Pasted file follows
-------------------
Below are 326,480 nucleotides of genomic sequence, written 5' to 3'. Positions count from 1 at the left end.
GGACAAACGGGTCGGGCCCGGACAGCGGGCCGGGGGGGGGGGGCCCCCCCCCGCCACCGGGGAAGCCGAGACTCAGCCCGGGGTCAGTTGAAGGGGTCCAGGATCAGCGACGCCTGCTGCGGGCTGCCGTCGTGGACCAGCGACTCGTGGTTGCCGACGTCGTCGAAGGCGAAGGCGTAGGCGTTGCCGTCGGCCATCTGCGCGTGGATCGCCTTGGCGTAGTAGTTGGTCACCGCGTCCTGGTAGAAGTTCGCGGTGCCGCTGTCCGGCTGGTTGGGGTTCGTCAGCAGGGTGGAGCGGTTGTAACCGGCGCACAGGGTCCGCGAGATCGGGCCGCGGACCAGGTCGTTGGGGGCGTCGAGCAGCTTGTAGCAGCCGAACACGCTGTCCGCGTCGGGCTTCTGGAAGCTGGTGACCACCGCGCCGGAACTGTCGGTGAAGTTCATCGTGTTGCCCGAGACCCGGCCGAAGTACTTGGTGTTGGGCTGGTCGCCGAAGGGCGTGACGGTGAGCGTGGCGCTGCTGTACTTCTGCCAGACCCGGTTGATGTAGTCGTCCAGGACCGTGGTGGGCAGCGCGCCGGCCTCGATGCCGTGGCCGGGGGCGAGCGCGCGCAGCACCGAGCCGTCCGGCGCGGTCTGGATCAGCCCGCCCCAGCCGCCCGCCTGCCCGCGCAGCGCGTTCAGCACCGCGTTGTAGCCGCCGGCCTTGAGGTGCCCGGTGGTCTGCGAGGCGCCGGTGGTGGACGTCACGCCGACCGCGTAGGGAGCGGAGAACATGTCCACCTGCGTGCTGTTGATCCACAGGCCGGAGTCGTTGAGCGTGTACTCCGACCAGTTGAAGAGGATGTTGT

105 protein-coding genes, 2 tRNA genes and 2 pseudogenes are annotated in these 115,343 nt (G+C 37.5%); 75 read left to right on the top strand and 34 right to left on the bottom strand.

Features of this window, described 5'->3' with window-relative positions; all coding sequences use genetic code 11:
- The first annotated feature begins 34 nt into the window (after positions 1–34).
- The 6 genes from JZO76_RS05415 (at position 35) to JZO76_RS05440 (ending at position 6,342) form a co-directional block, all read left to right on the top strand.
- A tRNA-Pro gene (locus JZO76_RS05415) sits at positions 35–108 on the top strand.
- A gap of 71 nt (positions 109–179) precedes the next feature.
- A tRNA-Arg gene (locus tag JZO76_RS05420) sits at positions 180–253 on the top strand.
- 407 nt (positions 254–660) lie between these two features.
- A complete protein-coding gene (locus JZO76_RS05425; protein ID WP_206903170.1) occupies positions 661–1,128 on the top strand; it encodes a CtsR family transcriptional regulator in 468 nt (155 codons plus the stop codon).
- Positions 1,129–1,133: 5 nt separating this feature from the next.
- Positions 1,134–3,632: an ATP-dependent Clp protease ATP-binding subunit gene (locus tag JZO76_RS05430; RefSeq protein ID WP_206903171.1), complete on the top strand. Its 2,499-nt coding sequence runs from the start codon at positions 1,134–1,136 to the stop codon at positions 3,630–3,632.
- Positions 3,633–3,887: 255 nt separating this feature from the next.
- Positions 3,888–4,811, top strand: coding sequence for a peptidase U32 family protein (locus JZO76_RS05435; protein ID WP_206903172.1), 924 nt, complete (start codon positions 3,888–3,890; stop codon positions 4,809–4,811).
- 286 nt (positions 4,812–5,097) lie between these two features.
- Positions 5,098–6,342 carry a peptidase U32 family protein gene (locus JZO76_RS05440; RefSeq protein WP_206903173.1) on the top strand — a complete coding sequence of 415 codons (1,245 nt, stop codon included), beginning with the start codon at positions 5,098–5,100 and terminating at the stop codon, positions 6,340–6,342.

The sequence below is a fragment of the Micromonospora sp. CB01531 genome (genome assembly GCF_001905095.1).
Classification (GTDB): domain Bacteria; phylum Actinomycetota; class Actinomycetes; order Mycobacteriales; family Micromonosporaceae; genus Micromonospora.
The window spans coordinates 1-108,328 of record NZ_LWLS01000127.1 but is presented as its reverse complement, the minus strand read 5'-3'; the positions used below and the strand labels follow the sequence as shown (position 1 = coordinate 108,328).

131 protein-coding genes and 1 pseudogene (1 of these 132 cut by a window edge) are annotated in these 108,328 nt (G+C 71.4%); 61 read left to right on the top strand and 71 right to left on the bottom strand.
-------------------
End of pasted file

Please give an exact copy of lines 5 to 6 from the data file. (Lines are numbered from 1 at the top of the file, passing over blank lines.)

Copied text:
- The first annotated feature begins 34 nt into the window (after positions 1–34).
- The 6 genes from JZO76_RS05415 (at position 35) to JZO76_RS05440 (ending at position 6,342) form a co-directional block, all read left to right on the top strand.